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A tale of love, heartbreak and surfing from an important new voice in comics.

In this visually arresting graphic novel, surfer and illustrator AJ Dungo remembers his late partner, her battle with cancer, and their shared love of surfing that brought them strength throughout their time together. With his passion for surfing uniting many narratives, he intertwines his own story with those of some of the great heroes of surf in a rare work of nonfiction that is as moving as it is fascinating.

AJ Dungo is an illustrator from Florida. He studied at the Art Center College of Design in Pasadena, and his work has been shown in several group exhibitions in New York and LA. His work strives to create interesting atmospheres and feelings that viewers can have a reaction to. He lives in LA.

Agotado

Descripción

376 páginas

Reviews

“I love this book deeply. AJ writes and draws like a surfer, with such fluidity, grace, and breathability, managing to flow with the most profound love and loss, without it dragging us under. He surrenders to the infinite power and mystery of the ocean to heal the void within . . . this book is a clean line that glides, rolls, and truly moves you. Currently my favorite graphic novel in the universe.”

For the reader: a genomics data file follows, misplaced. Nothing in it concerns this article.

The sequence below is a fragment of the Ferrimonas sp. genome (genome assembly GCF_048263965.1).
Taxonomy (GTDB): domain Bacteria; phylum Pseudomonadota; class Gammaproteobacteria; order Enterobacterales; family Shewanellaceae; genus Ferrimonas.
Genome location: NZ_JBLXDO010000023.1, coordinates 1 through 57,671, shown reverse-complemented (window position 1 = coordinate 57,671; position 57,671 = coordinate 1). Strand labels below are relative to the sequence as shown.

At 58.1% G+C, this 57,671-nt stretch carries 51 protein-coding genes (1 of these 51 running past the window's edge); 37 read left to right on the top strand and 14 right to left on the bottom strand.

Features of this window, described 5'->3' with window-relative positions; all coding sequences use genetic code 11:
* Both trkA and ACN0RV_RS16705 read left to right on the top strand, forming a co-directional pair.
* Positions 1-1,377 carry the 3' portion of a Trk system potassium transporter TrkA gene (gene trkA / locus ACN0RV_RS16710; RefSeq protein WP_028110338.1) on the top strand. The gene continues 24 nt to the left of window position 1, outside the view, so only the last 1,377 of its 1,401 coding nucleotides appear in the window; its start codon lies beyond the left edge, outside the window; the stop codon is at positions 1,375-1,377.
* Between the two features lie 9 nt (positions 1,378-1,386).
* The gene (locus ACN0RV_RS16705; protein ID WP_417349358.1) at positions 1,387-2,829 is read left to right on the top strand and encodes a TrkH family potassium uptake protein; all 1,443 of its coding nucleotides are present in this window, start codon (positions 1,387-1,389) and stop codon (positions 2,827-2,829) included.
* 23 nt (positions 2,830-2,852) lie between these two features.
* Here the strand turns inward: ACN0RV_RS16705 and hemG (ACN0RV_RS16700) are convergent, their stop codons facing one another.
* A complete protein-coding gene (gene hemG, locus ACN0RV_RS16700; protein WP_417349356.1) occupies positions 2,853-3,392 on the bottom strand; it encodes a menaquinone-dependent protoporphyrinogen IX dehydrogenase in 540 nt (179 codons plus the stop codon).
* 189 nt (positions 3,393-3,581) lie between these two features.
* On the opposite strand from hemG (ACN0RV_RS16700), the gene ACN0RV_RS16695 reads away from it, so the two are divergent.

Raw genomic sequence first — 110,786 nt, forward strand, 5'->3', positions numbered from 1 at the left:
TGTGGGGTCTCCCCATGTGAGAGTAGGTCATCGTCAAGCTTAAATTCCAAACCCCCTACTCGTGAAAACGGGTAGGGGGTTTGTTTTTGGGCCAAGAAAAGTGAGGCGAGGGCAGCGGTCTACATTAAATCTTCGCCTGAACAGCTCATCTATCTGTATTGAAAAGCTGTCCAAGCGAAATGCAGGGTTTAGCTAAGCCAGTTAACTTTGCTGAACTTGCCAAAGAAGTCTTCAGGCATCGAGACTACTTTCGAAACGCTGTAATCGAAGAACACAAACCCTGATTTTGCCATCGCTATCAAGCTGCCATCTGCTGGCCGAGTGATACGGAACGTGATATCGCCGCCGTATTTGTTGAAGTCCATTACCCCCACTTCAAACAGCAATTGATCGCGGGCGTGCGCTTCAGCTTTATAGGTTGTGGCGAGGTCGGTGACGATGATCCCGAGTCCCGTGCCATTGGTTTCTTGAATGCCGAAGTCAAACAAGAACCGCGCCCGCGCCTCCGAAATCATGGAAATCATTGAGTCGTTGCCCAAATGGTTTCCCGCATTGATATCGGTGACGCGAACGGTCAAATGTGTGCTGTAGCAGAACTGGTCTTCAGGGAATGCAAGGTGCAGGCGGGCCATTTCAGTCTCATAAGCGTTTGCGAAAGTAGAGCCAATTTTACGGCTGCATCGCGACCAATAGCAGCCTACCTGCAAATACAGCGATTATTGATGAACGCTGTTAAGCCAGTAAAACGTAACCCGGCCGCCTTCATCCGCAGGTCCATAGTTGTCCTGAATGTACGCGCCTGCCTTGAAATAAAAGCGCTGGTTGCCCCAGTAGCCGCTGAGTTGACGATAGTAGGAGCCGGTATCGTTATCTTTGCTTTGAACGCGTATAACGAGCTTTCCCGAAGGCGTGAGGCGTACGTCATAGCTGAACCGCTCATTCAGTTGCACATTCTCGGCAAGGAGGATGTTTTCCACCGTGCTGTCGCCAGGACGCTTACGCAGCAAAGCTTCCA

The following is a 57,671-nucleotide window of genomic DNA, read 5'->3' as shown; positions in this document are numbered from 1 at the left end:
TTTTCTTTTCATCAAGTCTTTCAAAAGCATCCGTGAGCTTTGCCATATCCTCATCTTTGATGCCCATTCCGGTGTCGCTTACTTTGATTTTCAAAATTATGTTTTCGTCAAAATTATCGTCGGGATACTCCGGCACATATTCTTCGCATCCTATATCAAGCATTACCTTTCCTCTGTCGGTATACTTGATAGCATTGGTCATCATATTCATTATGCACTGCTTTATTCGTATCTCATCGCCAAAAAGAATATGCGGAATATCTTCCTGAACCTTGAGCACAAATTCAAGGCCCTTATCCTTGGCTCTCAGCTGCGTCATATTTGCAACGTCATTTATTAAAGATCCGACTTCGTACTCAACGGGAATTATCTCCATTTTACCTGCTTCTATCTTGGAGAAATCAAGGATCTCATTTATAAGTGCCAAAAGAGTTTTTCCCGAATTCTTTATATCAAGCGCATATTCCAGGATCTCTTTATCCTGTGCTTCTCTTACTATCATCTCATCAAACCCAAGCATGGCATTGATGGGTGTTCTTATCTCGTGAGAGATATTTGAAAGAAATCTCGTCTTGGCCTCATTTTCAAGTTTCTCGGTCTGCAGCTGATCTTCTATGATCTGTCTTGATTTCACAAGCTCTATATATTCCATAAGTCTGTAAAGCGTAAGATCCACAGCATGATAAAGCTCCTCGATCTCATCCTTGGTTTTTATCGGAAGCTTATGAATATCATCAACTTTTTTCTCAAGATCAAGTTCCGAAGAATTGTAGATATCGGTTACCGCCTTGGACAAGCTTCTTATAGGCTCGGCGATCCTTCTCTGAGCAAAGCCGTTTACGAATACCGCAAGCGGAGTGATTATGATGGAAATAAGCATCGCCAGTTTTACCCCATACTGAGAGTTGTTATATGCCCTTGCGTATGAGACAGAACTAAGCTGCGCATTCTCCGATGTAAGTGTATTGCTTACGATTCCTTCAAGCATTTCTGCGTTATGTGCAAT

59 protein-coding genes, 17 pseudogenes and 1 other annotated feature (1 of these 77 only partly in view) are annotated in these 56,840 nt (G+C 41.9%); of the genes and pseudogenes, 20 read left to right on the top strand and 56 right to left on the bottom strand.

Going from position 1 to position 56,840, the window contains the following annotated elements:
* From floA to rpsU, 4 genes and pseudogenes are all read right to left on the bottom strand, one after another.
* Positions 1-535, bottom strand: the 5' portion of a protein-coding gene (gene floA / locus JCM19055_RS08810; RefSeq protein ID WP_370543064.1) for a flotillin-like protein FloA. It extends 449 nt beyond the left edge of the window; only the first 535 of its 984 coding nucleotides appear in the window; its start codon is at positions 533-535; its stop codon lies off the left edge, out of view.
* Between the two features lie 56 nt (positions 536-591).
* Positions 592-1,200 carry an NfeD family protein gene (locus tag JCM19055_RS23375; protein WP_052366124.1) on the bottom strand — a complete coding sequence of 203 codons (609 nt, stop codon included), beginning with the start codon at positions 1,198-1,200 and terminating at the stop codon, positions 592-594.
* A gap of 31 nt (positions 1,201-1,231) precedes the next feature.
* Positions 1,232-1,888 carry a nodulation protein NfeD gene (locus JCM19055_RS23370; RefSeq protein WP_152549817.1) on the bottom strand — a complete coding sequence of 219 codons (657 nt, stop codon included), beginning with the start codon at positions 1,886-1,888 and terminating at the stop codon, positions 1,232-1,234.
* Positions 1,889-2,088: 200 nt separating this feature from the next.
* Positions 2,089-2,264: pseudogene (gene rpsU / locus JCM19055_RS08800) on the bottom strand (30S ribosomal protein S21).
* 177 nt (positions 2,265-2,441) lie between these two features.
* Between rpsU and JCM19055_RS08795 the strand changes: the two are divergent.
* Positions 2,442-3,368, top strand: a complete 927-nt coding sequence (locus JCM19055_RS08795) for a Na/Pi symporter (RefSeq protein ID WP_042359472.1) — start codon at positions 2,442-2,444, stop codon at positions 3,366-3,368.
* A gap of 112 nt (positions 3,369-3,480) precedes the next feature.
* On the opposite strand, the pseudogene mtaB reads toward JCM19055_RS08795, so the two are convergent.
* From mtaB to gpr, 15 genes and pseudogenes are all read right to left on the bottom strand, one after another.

—Craig Thompson, Eisner award winning author of the bestselling Blankets

“Nature is massive: Human forms are diminutive when measured against Dungo’s spare representations of starry skylines, butterflies, mountain ranges and, primarily, the ocean, a striking and dense blue against the panels’ abundant white space. […] On two-page spreads that recall Raymond Pettibon’s mesmerizing large-scale paintings of Hermosa Beach’s wave riders, Dungo is engulfed by marble seawater, its dark swirls more closely resembling snaking wood grain than they do any ocean.”
—The Los Angeles Times

“While ‘In Waves’ packs an emotional punch, Dungo avoids sentimentality and is careful not to miscast the ocean as some soppy metaphor for salvation. The book seems to argue that life and death are what they are, and riding waves is no shortcut to health or happiness—it can, however, provide momentary escape, a temporary shelter, a kind of peace. As Dungo states, loss often leaves us alone ‘with only water to comfort.'”
—Surfer magazine